This week's editor

Heather McRobie

Heather McRobie is an editor at 5050.

Constitutional conventions: best practice

Scotland and the crisis of the British and European Unions: How do we democratise?

How does the debate on Scottish independence fit into the wider economic crisis and the conflation of 'economics' with 'business'? Gerry Hassan considers what an independent Scotland might look like and how its democracy could function.

The five follies of David Cameron

Perhaps now, as the eurozone and the entire EU struggles to survive, there will have to be a serious debate in the UK about the EU.

Occupy: you can’t evict an idea

The Occupy movement has changed the national conversation in America, and challenged the rightward tilt of the political landscape with its clear message that wealth inequality is incompatible with democracy, says Ruth Rosen

Wars of Decline: Afghanistan, Iraq and Libya

This article assesses the wars in Afghanistan, Iraq and Libya in terms of their legality, their consequences - local, regional and global - and their impact. It describes the growing impotence of western powers in reshaping global politics by force. Rather, it argues, the flawed application of organised violence as a tool in the defence and projection of western power has dissolved the grandiose project of the ‘American century.’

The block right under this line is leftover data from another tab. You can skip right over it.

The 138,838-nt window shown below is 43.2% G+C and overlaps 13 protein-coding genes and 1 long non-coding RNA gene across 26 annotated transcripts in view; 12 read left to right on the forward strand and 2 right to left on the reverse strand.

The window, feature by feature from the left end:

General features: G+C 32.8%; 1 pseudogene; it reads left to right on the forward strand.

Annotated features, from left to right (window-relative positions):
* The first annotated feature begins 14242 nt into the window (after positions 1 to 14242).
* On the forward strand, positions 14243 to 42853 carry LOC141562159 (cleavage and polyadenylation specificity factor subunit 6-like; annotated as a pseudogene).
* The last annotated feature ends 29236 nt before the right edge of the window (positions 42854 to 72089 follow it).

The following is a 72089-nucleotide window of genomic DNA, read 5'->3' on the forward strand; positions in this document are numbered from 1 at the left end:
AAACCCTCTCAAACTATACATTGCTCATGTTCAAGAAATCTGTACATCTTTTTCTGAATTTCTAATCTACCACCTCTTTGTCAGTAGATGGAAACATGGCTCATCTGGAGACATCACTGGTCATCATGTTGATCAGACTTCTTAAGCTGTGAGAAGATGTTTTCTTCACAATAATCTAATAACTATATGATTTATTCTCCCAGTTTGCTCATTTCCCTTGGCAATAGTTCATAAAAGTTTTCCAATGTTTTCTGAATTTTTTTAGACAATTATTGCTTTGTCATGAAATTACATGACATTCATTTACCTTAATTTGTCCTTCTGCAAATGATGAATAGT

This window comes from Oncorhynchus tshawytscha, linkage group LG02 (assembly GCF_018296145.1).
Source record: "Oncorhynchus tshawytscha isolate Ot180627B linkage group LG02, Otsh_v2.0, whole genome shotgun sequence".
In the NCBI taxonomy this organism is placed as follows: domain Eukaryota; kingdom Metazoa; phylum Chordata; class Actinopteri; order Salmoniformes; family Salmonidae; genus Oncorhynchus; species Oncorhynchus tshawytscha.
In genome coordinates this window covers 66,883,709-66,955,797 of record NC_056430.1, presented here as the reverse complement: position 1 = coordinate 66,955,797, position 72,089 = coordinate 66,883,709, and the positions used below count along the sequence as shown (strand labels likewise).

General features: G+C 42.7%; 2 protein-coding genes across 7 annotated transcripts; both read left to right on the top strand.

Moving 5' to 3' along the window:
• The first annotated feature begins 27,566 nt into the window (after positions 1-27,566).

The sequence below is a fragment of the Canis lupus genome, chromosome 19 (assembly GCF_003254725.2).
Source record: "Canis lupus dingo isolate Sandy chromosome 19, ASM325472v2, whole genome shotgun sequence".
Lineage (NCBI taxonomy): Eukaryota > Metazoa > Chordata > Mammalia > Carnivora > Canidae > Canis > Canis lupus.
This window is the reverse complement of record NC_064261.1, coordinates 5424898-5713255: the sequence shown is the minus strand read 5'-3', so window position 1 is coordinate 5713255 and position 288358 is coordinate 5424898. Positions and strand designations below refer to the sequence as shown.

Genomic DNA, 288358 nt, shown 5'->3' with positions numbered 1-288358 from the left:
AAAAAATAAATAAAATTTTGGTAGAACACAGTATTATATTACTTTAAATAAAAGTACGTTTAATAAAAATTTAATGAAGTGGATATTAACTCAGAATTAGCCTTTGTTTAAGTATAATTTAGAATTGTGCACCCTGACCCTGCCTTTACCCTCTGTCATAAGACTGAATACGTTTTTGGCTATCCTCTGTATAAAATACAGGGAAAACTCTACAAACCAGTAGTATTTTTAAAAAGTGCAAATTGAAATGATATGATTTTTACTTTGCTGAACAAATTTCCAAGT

Mexico's parallel worlds

It is strange how you have to go abroad to see the ability of wildly divergent realities to persist, side-by-side, as if nothing were more natural.

India’s proliferating relations with Africa

India’s demand for resource security, potential trade and investment opportunities and a strategic partnership with the African Union is similar to that of China; but the approach that each nation has taken is rather different.

How far have Human Rights advanced when poverty is so widespread?

If the measure of a society is how it treats its most vulnerable, then societies everywhere have cause to be ashamed. In a changing and dramatically unequal world, the global human rights system must prove its worth, says Vijay Nagaraj

Merkel and Sarkozy are proposing a catastrophe that will destroy the left across Europe

The entire continent is being steered towards disaster - for the sake of economically nonsensical policies that benefit only the banks while decimating societies.